In celebration of the imminent freeing of the Old Roman Rite by Pope Benedict the Great, I’ve returned again to one of my favorite subjects, the Mass. I’ve just read The Heresy of Formlessness by Martin Mosebach, a German novelist. It is one of the best defenses of the Old Roman Rite I’ve ever read. And the fact that it is published by Ignatius Press, one of the leading lights of the neo-Catholic “reform of the reform” crowd, is stunning. As Fr. Joseph Fessio, the editor-in-chief of Ignatius explains in his foreword to the book, “We do not concur with every particular judgment Martin Mosebach makes or every conclusion he comes to. But we believe he has eloquently expressed a genuine and profound problem at the heart of the Church’s life.” And that problem would be, the abrupt jettisoning of the Church’s precious liturgical patrimony in the name of “renewal.” Ummm….sorry, Father. That argument rings hollow to me. There’s something more going on here in Ignatius’ printing of this no-holds-barred clarion call for a full restoration of the Traditional Mass. Perhaps Fessio is a closet traddy and has been all along. Perhaps he can’t publicly declare it openly, lest he be excommunicated from the EWTN/Catholic Answers Axis of Weevils. Perhaps he can only hint at it and occasionally publish unapologetic traddy tomes like the present volume, while burying it amidst a bunch of “this time we’ll get the novus ordo right” codswallop. Maybe that explains why he ran afoul of the hand-swaying charismatics at Ave Maria. Ah, yes. It all makes sense now, does it not? But I digress.
Regardless of why Fr. Fessio committed his neo-Catholic publishing powerhouse to printing this volume, we should be grateful that it is available to us in English. Mosebach wastes no time targeting 40 years worth of liturgical barbarians, renewal regurgitators and those who see springtimes where none exist and destroying them with Teutonic precision. For example:
- “If people who have been kneeling for a thousand years suddenly get to their feet, they do not think, ‘We’re doing this like the early Christians, who stood for the Consecration’; they are not aware of returning to some particularly authentic form of worship. They simply get up, brush the dust from their trouser legs and say to themselves, ‘So it wasn’t such a serious business after all.’” (p. 30)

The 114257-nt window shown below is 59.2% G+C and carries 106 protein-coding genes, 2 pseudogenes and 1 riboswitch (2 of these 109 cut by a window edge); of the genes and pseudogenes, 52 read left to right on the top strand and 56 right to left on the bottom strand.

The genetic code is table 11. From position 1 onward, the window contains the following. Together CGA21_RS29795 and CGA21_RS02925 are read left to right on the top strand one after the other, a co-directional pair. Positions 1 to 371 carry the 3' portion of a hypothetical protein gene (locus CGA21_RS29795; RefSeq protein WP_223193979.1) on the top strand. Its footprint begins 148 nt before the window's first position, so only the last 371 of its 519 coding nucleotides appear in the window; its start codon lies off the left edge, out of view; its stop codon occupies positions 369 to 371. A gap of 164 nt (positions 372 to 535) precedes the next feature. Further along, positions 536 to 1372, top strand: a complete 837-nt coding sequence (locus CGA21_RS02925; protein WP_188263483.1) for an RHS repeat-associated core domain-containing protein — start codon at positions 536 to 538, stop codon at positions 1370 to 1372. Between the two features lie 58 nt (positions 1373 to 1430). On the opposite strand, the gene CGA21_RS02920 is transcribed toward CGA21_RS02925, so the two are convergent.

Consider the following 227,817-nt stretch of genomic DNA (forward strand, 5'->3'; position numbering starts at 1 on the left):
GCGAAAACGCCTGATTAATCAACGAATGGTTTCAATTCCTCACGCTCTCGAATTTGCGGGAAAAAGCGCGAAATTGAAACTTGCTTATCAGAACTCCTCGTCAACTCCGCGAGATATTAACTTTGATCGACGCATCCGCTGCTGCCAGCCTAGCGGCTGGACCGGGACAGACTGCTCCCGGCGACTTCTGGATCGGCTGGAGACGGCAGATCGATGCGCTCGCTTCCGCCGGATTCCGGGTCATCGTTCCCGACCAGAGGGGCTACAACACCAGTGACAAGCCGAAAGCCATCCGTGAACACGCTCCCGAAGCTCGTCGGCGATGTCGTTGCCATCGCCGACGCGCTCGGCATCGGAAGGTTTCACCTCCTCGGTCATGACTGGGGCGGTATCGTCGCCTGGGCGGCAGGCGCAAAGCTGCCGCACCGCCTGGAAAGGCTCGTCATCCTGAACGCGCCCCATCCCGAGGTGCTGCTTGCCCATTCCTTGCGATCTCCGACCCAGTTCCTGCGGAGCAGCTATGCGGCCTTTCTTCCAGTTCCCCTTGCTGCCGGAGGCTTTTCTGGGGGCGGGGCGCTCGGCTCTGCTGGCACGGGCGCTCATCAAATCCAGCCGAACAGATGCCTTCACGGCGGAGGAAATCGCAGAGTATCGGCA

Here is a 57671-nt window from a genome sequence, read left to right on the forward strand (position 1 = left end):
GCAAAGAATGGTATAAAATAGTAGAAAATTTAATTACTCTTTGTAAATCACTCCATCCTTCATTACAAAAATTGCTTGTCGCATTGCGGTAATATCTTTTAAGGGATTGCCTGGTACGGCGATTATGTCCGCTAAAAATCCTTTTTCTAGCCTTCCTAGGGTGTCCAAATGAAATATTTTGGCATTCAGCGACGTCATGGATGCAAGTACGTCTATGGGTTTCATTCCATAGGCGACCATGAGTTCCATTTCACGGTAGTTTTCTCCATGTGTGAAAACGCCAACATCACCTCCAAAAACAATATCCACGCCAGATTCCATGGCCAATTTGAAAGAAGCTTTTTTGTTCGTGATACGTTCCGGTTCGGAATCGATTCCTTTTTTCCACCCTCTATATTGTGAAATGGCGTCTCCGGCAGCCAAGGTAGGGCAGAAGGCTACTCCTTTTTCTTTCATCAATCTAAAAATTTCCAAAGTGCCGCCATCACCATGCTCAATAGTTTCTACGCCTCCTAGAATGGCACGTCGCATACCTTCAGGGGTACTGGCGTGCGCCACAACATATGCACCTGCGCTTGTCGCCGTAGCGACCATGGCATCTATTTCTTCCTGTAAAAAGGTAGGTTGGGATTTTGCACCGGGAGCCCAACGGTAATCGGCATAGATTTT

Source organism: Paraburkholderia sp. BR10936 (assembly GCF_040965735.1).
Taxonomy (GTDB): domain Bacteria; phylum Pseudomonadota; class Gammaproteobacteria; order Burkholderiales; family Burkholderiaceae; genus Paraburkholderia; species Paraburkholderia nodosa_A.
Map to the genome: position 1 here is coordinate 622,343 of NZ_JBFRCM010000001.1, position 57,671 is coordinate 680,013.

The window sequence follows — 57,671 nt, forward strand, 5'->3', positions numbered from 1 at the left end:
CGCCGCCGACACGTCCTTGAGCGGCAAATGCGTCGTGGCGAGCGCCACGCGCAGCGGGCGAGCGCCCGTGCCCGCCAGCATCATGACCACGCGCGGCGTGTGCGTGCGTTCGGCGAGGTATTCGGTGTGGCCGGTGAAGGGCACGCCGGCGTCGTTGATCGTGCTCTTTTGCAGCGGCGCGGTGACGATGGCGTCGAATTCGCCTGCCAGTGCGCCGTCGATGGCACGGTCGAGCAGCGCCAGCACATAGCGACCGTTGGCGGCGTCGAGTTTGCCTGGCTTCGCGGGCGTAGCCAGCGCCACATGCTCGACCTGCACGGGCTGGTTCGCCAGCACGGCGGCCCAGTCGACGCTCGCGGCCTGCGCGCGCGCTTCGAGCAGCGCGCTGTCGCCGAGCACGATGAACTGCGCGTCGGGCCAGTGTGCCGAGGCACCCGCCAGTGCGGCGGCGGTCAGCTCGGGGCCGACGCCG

- “What did the disciples’ ‘active participation’ consist of in the Upper Room, when they let Christ wash their feet? What was the ‘active participation’ of Mary and John as they stood beneath the Cross? It consisted of beholding, letting it happen, watching and praying.” (p. 82)
- “The Council of Trent, in its teaching concerning the liturgy’s sacred rites, said that these rites ‘contain nothing unnecessary or superfluous’…At all times there have been people who made themselves ridiculous by trying to eliminate the ‘mistakes’ in masterpieces.” (p. 114)
- “Kitsch – be it in language, music, painting, or architecture – has completely swamped the outward manifestation of the Church’s public acts.” (p. 118)
- “When I see people still on their feet in front of the elevated Host, when I see them entering a church without genuflecting, and receiving Communion in their outstretched hands…I, myself, see it as a degradation, a pointed, symbolic refusal to give honor.” (p. 184)
But, the Pauline Rite lover will exclaim, the problem isn’t the new
Mosebach, however, also has some harsh words for the Traditional Mass and the manner in which it was celebrated, beginning with the counter-Reformation. “The liturgy was not interfered with, but it was allowed to fall silent. It was enveloped in an architecture in which the imagination had run riot and accompanied by orchestral music of the most contemporary kind, virtuoso concert ‘Masses’ in which the connoisseur could listen in rapt admiration to a coloratura soprano singing the Agnus Dei.” (p. 42) He criticizes the introduction of vernacular hymns, a protestant novelty, but a sentimental favorite of too many Traditionalists, especially in
At the end of the day, we Traditionalists always lament, why can we not have the transcendent, the reverent, the awe-inspiring majesty in any Catholic church anywhere in the world? Why is Mass today like a box of chocolates…you never know what ya gonna get? The answer, as Mosebach has discovered, is because of the very nature of the two rites. “The liturgy of the reform and its adornments will never be able to constitute a seminal fact in the life of the nations. It is too anemic, too artificial, too little religious, too lacking in form to do this.” (p. 121) Until our leaders recognize this fact, don’t spend time looking for a transcendent novus ordo. They exist, but you have to dig thru a lot of dirt to find the gold. It shouldn’t be that way, but it is. Deal with it.
So, rejoice in the forthcoming Motu Proprio. But don’t expect any real “reform of the reform” to occur until those with a vested interest in propping up a failed Council and its bastard liturgical spawn are long in their graves. Our journey to our future begins in our past. Our beloved papa will point us the way. But it will be up to his successors to lead us there.